As for the popping of the bubbles, to paraphrase my pal Hemingway, at first it happens slowly (#GrowthSlowing), then like in November of 2007, it happens all at once. After locking in its YTD low on September 2nd (when we were long growth), our Bull/Bear Sentiment Spread just ripped to a fresh YTD high this morning – that’s a +60% move to the bullish side in 2 months. #bubbly
Our immediate-term Risk Ranges are now:
UST 10yr Yield 2.40-2.60%
Spain’s IBEX 9588-10,097
Best of luck out there today,
Keith R. McCullough
Chief Executive Officer
Funding dividends out of free cash flow ... what a novel concept!
If any US E&P has an asset base potentially suitable for an upstream MLP, it would be Denbury Resources (DNR), the $7B enhanced oil recovery specialist. For months DNR has contemplated new strategic initiatives, including forming an MLP. But on Monday 11/11, DNR officially put the kibosh on that idea, and we couldn’t help but smile as CEO Phil Rykhoek gave the reasons why there is “no clear long-term benefit for Denbury shareholders” (Slide 16) in forming an MLP.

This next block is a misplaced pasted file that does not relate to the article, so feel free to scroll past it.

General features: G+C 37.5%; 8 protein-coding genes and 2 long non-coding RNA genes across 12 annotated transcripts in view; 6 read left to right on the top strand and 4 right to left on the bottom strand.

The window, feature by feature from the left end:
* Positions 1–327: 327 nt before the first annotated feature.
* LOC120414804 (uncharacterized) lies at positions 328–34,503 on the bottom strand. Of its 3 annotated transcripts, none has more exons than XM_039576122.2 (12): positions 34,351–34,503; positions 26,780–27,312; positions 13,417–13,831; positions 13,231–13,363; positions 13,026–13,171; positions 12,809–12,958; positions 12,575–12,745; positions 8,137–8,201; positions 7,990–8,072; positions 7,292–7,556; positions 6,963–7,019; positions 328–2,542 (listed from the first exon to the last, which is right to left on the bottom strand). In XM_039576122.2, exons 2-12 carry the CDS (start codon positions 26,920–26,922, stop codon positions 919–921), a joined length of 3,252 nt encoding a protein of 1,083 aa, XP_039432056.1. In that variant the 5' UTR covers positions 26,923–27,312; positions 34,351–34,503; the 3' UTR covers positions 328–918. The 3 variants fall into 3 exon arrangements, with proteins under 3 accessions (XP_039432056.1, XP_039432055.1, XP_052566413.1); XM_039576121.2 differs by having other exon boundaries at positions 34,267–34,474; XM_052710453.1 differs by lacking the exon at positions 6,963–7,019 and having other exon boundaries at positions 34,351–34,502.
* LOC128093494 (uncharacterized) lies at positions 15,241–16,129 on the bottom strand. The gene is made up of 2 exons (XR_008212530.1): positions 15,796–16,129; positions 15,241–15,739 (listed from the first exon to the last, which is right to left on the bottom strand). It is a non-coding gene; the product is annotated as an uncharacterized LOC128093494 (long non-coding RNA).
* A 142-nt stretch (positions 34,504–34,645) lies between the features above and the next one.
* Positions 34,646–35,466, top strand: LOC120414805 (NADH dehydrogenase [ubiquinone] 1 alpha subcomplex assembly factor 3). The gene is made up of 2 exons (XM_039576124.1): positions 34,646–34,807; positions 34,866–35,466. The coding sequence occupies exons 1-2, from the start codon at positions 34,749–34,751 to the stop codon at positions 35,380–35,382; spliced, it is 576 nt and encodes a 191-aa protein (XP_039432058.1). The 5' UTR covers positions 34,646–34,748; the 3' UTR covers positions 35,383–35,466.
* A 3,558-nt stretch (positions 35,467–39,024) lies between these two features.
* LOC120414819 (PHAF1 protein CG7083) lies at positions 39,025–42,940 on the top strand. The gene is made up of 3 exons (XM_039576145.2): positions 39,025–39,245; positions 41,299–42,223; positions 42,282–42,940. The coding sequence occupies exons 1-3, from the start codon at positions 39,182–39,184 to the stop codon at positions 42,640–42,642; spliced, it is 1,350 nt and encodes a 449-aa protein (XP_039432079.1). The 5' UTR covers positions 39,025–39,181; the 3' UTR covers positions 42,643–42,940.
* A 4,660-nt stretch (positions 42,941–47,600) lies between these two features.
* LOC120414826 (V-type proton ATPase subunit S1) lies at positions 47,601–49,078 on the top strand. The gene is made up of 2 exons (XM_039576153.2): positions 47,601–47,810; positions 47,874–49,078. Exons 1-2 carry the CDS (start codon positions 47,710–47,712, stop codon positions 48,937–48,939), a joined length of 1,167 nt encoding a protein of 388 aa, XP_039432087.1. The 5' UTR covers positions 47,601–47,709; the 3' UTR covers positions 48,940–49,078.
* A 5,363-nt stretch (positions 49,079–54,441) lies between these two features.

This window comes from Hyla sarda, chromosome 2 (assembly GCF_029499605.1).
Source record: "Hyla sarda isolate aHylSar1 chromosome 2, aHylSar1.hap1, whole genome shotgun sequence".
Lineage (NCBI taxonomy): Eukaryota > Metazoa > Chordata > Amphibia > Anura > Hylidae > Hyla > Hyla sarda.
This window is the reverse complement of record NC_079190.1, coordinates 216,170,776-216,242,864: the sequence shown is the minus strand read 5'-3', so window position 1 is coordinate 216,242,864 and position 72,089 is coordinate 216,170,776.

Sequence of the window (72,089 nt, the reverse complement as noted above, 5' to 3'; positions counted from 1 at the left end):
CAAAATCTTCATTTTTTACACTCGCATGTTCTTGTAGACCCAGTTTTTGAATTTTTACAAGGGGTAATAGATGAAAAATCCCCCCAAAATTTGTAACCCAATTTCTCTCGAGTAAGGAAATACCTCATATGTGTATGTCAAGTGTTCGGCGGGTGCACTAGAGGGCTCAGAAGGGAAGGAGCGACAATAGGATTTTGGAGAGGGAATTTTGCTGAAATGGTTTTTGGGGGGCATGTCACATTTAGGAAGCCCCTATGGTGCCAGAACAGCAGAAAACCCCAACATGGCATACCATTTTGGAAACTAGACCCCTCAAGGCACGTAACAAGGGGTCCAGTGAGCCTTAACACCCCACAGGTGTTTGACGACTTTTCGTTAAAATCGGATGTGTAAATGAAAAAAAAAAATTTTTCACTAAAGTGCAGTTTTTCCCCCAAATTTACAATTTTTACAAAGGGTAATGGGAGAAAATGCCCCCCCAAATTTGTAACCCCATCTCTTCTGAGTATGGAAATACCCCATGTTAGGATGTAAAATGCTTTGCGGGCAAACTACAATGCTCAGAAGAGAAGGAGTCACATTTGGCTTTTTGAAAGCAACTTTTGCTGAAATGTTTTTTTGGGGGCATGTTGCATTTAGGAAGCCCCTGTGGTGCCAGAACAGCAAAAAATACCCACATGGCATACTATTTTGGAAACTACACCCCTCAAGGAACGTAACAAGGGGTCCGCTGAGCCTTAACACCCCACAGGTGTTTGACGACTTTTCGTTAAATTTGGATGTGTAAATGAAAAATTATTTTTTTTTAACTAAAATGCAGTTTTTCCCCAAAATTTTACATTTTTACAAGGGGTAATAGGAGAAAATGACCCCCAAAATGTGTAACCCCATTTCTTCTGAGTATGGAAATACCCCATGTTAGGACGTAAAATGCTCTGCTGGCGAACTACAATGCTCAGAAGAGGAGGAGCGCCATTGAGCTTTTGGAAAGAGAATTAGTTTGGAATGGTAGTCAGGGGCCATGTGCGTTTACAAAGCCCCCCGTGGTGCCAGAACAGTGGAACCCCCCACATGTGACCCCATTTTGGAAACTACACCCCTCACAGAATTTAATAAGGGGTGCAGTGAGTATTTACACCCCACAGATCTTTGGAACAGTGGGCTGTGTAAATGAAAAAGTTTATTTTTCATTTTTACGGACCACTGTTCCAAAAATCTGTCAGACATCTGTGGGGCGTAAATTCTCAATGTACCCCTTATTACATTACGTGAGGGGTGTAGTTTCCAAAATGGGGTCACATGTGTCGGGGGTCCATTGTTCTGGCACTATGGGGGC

We have been, and remain, highly critical of and negative on upstream MLPs for many of the reasons that Rykhoek cited at the DNR Analyst Day. In our view, DNR’s decision to not go the upstream MLP route is a blow to the viability and sustainability of the structure and current E&P MLPs. While the market is punishing DNR in the short-term for not “playing the game” (down 8.5% this week), we think that Rykhoek will eventually look smart for this decision. And after listening to that Analyst Day call, we are interested in doing work on DNR … biased long side.
Below we list some quotes from DNR's CEO Phil Rykhoek on Upstream MLPs (our emphasis):
“If you look at the way the MLPs operate, most of them spend more than they make every year. So how do they handle that? Well, they continually raise equity, they continually buy things, and that is how they keep it going.”